from Wiktionary, Creative Commons Attribution/Share-Alike License
- n. Alternative form of hatchel.
from the GNU version of the Collaborative International Dictionary of English
- transitive v. Same as hatchel.
from The Century Dictionary and Cyclopedia
- Same as hatchel.
Sorry, no etymologies found.
Hanz was, indeed, so skilful in the art of raising, hetcheling, and dressing flax, that all the neighbors wanted to borrow his hetchel.
Then he said he would comb it to clear away the loose and broken stems; and so he passed through it a sort of hetchel made of thirty small knife-blades set in a frame, "which cost me," said he, "more than you would think -- that comb was five dollars; and now I comb it out with this one to remove the small stuff and the seeds."
I remember when the old hetchel from the day of flax dressing, fastened to a board, did duty behind the old churner, spurring him up with its score or more of sharp teeth when he settled back to stop the machine.
The last I saw of the old crackle, fifty or more years ago, it served as a hen roost under the shed, and the savage old hetchel was doing duty behind the old churner when he sulked and pulled back so as to stop the churning machine.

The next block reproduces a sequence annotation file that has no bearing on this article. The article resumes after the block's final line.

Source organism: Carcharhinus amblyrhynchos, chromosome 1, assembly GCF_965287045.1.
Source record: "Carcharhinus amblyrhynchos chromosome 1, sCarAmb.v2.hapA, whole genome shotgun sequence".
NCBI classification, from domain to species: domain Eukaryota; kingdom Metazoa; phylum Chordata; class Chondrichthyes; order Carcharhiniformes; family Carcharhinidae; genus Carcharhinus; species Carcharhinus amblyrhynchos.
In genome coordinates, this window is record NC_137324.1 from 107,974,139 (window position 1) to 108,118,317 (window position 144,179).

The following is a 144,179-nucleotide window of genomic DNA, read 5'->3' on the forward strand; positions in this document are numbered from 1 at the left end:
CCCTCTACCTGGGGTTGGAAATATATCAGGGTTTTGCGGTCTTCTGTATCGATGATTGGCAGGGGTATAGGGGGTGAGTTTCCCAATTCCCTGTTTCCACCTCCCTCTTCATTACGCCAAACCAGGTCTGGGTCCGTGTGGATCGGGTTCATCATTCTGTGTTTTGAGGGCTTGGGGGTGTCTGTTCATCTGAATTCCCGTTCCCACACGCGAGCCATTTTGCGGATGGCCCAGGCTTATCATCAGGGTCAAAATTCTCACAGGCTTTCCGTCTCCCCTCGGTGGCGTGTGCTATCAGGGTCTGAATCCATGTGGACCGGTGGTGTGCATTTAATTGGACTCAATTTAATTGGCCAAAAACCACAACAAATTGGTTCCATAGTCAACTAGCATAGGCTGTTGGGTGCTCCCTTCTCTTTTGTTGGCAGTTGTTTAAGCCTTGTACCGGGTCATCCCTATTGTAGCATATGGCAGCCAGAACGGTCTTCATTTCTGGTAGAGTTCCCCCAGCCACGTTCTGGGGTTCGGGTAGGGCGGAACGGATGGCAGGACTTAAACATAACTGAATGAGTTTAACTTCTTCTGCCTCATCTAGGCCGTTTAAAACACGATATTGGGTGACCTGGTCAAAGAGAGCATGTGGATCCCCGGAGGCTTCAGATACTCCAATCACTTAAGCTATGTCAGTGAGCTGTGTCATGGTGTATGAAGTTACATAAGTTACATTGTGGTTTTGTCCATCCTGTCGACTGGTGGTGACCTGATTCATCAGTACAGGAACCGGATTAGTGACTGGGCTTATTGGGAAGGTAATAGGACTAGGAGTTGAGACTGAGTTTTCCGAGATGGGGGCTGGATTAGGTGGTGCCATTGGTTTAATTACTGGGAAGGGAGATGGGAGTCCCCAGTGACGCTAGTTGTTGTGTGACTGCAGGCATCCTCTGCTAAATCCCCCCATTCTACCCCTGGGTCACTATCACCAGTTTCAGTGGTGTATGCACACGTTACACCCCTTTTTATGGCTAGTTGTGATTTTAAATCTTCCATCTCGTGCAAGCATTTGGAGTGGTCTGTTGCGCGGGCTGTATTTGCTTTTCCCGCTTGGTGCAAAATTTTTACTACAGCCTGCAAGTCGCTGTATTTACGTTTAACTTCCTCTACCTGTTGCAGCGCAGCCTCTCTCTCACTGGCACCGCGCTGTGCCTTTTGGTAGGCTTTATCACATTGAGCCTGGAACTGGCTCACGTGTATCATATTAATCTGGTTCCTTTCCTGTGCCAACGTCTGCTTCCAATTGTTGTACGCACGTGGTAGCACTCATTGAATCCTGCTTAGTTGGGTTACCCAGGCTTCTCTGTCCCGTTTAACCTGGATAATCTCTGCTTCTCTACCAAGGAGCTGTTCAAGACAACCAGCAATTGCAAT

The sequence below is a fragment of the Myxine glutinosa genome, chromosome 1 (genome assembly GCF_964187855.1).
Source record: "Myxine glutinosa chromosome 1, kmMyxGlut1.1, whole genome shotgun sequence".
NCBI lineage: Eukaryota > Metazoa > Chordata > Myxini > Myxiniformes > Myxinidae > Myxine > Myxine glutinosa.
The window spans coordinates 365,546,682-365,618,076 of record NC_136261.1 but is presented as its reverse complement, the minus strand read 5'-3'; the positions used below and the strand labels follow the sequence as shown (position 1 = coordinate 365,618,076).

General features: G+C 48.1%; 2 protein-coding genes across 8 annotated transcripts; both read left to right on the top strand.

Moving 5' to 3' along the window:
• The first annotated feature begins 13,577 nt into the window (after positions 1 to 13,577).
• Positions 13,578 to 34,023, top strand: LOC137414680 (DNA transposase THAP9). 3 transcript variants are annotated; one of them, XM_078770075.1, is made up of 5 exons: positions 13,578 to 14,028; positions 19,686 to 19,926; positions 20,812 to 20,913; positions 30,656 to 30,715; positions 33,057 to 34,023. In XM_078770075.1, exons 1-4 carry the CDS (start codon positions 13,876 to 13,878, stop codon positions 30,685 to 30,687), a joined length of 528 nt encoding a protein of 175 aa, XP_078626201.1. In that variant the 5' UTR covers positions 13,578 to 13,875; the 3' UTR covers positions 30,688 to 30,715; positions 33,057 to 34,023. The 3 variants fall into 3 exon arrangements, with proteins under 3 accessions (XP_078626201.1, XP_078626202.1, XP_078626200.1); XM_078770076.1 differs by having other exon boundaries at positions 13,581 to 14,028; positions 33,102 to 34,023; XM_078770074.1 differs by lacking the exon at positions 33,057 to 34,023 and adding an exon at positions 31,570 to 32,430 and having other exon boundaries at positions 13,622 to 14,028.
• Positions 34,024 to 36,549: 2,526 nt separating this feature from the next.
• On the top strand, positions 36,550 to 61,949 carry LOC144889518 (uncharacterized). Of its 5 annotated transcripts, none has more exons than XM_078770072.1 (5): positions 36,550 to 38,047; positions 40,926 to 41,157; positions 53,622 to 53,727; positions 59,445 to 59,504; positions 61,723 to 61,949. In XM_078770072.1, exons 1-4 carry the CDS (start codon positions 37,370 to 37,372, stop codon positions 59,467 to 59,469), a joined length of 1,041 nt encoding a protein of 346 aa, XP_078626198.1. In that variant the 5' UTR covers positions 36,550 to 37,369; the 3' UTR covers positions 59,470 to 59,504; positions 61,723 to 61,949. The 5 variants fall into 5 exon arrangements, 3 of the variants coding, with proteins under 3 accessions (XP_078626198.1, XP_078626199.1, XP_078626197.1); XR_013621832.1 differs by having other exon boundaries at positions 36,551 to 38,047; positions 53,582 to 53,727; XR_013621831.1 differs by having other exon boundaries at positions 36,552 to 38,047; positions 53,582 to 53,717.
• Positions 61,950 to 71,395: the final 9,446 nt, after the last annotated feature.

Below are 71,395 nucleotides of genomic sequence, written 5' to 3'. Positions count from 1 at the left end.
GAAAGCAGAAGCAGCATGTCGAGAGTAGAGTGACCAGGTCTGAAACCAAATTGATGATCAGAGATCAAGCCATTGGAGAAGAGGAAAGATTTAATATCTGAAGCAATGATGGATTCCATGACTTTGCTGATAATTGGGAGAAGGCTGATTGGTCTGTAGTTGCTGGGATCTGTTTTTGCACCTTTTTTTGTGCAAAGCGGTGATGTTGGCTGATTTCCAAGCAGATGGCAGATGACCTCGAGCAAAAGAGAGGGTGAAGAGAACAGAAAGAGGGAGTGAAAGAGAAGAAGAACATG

The distaff, the quill-wheel, the spinning-wheel, the reel, were very familiar to me as a boy; so was the crackle, the swingle, the hetchel, for Father grew flax which Mother spun into thread and wove into cloth for our shirts and summer trousers, and for towels and sheets.
Once in a while she would confide in grandma, when Mrs. Polly sent her over there on an errand and she had felt unusually aggrieved because she had had to wind quills, or hetchel, instead of going berrying, or some like pleasant amusement.
But when has any one seen a crackle, or a swingling-knife, or a hetchel, or a distaff, and where can one get some tow for strings or for gun-wadding, or some swingling-tow for a bonfire?
The last I knew of a certain hetchel, it was nailed up behind the old sheep that did the churning; and when he was disposed to shirk or hang back and stop the machine, it was always ready to spur him up in no uncertain manner.
The stuff from which they were made had a history behind it -- pulled up by the roots, rooted on the ground, broken with a crackle, flogged with a swingle, and drawn through a hetchel, and out of all this ordeal came the flax.
I remember when the old hetchel from the day of flax dressing, fastened to